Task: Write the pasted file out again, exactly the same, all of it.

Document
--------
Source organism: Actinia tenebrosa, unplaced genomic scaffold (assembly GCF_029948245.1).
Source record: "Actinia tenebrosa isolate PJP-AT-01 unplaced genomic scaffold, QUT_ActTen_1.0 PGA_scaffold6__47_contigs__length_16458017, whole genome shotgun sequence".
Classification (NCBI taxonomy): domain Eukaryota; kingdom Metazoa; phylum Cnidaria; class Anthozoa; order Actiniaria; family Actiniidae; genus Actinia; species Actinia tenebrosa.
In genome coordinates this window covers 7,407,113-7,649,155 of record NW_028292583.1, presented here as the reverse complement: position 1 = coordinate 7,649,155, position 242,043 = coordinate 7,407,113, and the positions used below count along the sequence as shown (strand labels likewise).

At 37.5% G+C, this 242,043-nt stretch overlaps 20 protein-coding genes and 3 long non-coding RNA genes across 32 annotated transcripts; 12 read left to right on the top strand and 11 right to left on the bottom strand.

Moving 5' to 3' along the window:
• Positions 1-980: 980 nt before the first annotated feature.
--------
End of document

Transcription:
Source organism: Actinia tenebrosa, unplaced genomic scaffold (assembly GCF_029948245.1).
Source record: "Actinia tenebrosa isolate PJP-AT-01 unplaced genomic scaffold, QUT_ActTen_1.0 PGA_scaffold6__47_contigs__length_16458017, whole genome shotgun sequence".
Classification (NCBI taxonomy): domain Eukaryota; kingdom Metazoa; phylum Cnidaria; class Anthozoa; order Actiniaria; family Actiniidae; genus Actinia; species Actinia tenebrosa.
In genome coordinates this window covers 7,407,113-7,649,155 of record NW_028292583.1, presented here as the reverse complement: position 1 = coordinate 7,649,155, position 242,043 = coordinate 7,407,113, and the positions used below count along the sequence as shown (strand labels likewise).

At 37.5% G+C, this 242,043-nt stretch overlaps 20 protein-coding genes and 3 long non-coding RNA genes across 32 annotated transcripts; 12 read left to right on the top strand and 11 right to left on the bottom strand.

Moving 5' to 3' along the window:
• Positions 1-980: 980 nt before the first annotated feature.